Another end of life care challenge is the hospitalization of late stage Alzheimer’s nursing home patients. A study in the New England Journal of Medicine Sept. 29, 2011, edition reports that nearly one in five nursing home residents with advanced dementia experiences burdensome transitions in the last 90 days of life, such as moving to a different facility in the last three days of life or repeat hospitalizations for expected complications of dementia in the last 90 days of life.
Study co-author Joan Teno notes that “Such patterns of transitions are burdensome, particularly since the overwhelming majority of family members state the main goal of care is comfort.” The transitions are burdensome because they raise the risk of medical errors and interrupt continuity of care for patients who often experience significant distress when they are suddenly removed from their familiar surroundings and caregivers.
While some hospitalizations are unavoidable, many are unnecessary, and reflect the inefficiency of our health care system, according to Dr. Teno. Conditions such as pneumonia, urinary tract infection, dehydration, and others could effectively be treated in a properly equipped and staffed nursing home.
Unfortunately, burdensome transitions may be driven by the way Medicare pays nursing homes for patients who have been transferred to a hospital for at least three days and then qualify for skilled nursing services paid by Medicare rather than Medicaid upon their return. Also of interest is the finding that different areas of the country had varying rates of these burdensome transitions. In Alaska, the percentage of patients experiencing at least one burdensome transition was just 2 percent, while in Louisiana it was 37.5 percent, the investigators found. What’s more, areas with those higher rates of burdensome transitions had higher rates of poorer outcomes.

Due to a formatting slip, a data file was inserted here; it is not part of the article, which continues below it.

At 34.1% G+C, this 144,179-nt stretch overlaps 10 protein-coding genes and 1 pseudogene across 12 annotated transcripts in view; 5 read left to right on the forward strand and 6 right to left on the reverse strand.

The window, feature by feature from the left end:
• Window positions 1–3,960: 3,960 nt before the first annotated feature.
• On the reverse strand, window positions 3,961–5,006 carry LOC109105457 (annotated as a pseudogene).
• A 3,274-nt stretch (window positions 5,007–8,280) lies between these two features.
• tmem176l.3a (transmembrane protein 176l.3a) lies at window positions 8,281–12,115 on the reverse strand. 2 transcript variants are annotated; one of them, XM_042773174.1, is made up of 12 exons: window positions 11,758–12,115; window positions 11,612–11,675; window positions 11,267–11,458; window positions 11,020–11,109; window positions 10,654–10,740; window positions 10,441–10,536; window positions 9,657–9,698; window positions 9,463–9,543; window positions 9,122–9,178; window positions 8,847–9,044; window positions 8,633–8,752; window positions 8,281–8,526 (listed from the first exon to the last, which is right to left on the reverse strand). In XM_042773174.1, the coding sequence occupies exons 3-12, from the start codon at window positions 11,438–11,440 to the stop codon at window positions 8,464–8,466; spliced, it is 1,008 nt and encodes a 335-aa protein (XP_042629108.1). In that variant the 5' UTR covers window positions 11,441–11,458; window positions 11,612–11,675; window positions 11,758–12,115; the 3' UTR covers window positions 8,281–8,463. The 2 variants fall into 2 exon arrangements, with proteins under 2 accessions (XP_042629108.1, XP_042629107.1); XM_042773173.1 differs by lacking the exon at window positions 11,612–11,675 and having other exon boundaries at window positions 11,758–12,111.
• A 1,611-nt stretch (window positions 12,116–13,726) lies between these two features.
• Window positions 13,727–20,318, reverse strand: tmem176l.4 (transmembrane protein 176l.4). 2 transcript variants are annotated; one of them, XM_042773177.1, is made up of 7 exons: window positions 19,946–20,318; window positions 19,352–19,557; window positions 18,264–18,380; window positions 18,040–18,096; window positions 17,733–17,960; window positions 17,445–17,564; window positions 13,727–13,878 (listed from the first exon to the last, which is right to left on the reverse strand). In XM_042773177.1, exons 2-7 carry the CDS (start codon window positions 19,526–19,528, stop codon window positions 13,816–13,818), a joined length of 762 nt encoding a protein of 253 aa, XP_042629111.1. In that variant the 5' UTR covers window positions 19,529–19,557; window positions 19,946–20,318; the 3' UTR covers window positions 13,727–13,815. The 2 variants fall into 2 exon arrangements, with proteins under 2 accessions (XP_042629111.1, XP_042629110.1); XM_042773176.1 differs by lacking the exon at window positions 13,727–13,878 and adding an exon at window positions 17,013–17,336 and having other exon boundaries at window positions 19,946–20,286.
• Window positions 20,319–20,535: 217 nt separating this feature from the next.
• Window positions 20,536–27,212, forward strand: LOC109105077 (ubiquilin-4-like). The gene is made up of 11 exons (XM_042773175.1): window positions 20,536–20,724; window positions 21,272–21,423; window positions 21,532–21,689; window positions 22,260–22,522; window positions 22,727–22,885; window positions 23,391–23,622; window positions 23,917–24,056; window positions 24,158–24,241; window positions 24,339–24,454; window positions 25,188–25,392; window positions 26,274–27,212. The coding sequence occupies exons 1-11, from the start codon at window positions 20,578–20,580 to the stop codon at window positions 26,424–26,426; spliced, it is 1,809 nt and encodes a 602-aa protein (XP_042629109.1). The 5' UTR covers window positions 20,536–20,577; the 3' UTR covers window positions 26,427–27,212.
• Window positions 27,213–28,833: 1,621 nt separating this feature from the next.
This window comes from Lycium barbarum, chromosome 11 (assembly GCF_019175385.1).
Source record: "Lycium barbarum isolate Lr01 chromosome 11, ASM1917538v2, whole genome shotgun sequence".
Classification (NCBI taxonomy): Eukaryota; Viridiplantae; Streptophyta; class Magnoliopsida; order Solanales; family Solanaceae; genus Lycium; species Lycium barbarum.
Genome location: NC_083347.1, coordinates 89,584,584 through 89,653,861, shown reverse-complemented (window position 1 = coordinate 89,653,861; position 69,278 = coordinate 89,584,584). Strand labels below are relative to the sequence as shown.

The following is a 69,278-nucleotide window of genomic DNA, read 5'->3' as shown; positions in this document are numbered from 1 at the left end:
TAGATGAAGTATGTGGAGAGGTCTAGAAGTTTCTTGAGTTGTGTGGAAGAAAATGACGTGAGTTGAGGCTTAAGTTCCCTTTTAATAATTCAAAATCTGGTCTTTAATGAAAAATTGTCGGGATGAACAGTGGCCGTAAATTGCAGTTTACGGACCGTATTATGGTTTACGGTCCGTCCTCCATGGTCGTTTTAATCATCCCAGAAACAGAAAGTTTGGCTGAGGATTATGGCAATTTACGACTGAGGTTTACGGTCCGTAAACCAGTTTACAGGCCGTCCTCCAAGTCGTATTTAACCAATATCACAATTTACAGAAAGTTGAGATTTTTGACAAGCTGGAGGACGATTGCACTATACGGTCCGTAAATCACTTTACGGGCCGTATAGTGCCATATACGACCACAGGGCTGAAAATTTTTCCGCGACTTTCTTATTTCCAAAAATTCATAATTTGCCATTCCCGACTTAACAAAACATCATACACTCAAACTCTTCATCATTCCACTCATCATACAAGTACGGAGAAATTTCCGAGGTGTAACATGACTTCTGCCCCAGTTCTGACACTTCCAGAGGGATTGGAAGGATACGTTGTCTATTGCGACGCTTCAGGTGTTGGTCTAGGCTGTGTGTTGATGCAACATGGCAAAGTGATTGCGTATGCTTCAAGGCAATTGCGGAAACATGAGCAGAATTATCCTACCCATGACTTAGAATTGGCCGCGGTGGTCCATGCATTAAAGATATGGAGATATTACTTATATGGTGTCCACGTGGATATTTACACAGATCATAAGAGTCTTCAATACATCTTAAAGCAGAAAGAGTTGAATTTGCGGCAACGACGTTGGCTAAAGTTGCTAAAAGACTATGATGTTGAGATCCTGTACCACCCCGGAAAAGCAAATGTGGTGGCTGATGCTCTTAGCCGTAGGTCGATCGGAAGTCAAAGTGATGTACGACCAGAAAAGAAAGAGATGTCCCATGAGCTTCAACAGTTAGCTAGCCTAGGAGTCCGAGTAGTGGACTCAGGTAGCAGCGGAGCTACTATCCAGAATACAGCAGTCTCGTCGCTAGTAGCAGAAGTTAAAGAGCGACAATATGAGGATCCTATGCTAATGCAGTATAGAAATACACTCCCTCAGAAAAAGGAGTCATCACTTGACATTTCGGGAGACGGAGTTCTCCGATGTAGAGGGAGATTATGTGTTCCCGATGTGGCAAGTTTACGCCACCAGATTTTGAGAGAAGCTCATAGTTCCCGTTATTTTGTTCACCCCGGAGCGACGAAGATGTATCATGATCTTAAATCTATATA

The notion that “just because you can doesn’t mean you should” rings true in today’s healthcare arena. As we seek to identify best practices, based upon sound evidence to manage end of life care for elders with late stage dementia, it becomes increasingly clear that we have much to learn. There are currently more than 1.8 million Americans with end-stage dementia, characterized by the person’s inability to recognize friends or family members, lack of communication skills, and dependence with activities of daily living such as dressing, and bathing. This number will swell as baby boomers crest into the terminal phase of Alzheimer’s disease.
When Alzheimer’s patients become unable to speak for themselves their families agonize about doing the right things in the moment, and long after. Specialists in palliative care and bioethics are now a part of every hospital’s clinical team, and may be included to help families and physicians make informed, appropriate care decisions for patients with advanced dementia. It is first and foremost important to ask the care team “What is the GOAL of care?”
In spite of the math, foretelling a community densely populated with families struggling to care for loved ones, ours –and most communities are entirely unprepared for the challenge. A most appropriate and caring solution, a residential Alzheimer’s Hospice, has yet to evolve in spite of ample need. Such a resource could provide immeasurable benefit for east Tennesseans taking part in the long, arduous and lonely Alzheimer’s journey. In the meantime, elders and their families should take advantage of the Medicare benefit that provides for a thoughtful, informed discussion with your physician regarding end of life care for you and yours.